Philosophical question for you: if you derive joy from seeing Crankshaft so emotionally devastated that he’s thrown a towel over his head so that nobody can see him sobbing uncontrollably, are you as bad as Crankshaft? Asking for a friend.
Mary Worth, 5/23/15
“For instance, we’re probably too old to have children, but that doesn’t mean we can’t nurture this horrifying stuffed dog I won for you at the fair! We’ll treat like it’s our very own and force all our friends to stare into its uncanny face, and won’t even have to pay to send it to college!”
Slylock Fox, 5/23/15
Speaking of uncanny faces, check out these cats! Which two are exactly alike? Why not examine them intently until you can figure it out, or until you pass out while sweating and crying uncontrollably, whichever comes first?
Slylock Fox, 5/11/15
It’s more than a little sad, really, that even after the animals achieved sapience, even after they adopted the worst aspects of the mostly vanished human race — wearing their clothes, living in their emptied buildings, stealing from and lying to each other, going to museums to gawk at the detritus of the dead — they still retain some dim memory of, and yearing for, their previous state. The government that employs Slylock may be based in the garbage-strewn cities that humanity left behind, but they still think of themselves as forest dwellers, and so their national museum is still the Forest Museum, even though there isn’t a tree in sight. Perhaps the state’s figurehead ruler lives in the forest part time, for ceremonial reasons, but the animals are civilized now, as disquieting as they find that fact. Those rats, though — those brutal, grim-faced enforcers Slylock’s brought in to show the security guard what happens to lawmen who turn — those rats have never seen a forest in their lives. They’re city folk through and through.
Mary Worth, 5/11/15
“Curiously excited!” is a really specific emotion, Toby, so congrats on your ability to distinguish it at a distance on the faces of people you don’t know very well. I guess they were curiously excited about seeing how Adam would do in the first of the several tests Terry is posing to him during his trial period to see if he’s worthy of her love. Can Adam operate a hot air balloon in what appears to be the absence of a certified balloonist? Or will he send the two of them careening to their deaths on the rocky, forbidding mountains that surround Santa Royale?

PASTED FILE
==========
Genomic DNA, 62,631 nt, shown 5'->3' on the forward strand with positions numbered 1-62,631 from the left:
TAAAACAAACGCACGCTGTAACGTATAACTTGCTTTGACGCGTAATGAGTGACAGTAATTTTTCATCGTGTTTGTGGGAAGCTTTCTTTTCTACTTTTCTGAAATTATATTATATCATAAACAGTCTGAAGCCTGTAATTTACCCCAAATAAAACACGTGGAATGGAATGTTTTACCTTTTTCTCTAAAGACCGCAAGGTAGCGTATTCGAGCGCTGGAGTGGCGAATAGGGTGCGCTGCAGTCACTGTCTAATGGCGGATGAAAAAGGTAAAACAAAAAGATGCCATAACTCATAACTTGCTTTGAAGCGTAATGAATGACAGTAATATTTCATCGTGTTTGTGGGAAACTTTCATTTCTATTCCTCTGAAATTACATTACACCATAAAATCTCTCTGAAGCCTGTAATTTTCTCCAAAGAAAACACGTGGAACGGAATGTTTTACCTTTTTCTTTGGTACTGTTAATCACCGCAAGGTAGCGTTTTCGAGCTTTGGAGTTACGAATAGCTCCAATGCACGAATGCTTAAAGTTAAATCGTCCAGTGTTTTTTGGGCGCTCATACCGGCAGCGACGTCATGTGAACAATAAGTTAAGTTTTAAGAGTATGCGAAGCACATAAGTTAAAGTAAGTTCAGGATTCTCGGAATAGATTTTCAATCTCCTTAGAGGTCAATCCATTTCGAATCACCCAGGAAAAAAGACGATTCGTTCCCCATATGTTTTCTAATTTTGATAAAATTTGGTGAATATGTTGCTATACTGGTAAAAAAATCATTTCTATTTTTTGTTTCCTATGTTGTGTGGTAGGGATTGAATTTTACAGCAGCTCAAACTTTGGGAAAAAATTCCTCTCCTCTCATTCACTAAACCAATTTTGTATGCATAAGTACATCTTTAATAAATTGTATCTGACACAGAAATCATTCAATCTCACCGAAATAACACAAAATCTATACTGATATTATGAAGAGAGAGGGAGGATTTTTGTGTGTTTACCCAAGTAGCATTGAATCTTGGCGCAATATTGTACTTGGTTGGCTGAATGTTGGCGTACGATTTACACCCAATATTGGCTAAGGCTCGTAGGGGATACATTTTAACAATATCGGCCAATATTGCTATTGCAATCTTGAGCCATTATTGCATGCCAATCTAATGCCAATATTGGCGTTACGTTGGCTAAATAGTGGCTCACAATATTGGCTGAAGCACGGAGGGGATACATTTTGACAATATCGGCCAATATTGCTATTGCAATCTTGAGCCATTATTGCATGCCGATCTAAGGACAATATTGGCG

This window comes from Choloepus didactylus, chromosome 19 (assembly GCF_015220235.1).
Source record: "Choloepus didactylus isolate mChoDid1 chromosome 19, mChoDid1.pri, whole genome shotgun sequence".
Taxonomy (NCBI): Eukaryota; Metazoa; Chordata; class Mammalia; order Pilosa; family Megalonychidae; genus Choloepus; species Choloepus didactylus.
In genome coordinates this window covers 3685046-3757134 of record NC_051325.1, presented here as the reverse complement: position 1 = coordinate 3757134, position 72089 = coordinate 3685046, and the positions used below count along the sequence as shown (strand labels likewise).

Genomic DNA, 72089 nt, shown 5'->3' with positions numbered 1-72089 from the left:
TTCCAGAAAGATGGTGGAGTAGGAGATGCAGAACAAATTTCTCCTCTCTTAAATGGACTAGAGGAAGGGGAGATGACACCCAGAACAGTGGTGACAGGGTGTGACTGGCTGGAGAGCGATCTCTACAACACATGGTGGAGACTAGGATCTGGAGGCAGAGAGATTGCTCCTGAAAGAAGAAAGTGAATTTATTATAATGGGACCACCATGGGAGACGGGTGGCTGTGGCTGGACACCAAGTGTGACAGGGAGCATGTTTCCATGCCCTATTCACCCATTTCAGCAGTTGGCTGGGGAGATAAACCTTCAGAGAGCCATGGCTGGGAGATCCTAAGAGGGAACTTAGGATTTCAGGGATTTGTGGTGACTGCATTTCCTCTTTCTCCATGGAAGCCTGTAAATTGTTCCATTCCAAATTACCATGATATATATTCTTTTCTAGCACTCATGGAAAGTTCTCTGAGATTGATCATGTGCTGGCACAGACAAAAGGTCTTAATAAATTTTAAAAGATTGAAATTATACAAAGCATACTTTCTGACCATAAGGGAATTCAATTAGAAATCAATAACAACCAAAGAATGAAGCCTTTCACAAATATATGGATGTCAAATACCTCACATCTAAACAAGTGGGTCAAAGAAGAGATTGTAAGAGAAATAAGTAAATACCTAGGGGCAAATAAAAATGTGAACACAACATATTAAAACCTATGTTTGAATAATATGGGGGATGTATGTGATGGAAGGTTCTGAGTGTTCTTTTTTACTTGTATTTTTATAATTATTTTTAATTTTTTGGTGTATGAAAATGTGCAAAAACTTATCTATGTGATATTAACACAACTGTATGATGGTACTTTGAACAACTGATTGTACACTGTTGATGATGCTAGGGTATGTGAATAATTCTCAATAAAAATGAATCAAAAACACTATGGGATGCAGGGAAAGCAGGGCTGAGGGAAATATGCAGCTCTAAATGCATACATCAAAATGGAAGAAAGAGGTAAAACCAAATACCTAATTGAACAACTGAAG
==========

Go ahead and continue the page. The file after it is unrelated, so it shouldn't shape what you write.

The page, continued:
Rex Morgan, M.D., 5/11/15
I love that “working hard” for Rex means drinking coffee and reading the newspaper and answering his daughter’s questions in as few syllables as possible. Also, I’ve come to accept the idea that creepy adult-child Sarah is an artistic prodigy, but if she manages to settle the age-old philosophical question “What is art?” while she’s still in kindergarten, I’m gonna be pretty pissed.
Panel from Slylock Fox, 5/10/15
Slylock is of course the king of being a dick to everyone around him, including his supposed friends, but this seems like a particularly low blow. Like all the sapient animals in this strip, Max is still pretty new to using language, and is maybe a little sensitive and awkward about it. “Hey, Max,” says Slylock, “did you know that what you perceive as a self-directed ability to generate ideas ex nihilo is just putting words in order that someone else thought up? Guess you’re not as smart as you think!” Max dies a little inside. Is he still the tiny, unthinking rodent he once was? Do his hat and shorts count for nothing? He’ll get past this moment of self-doubt, probably; Slylock will wait until his self-confidence is built up a bit more before dropping the Library of Babel on him.
Panels from Judger Parker, 5/10/15
Oh, hey, remember that whole Rocky-and-Godiva-are-fighting plot that was ultimately resolved when Rocky and Godiva stopped fighting and skipped out on dinner, so they could have sex? Well, bad news: seems they had sex … to death.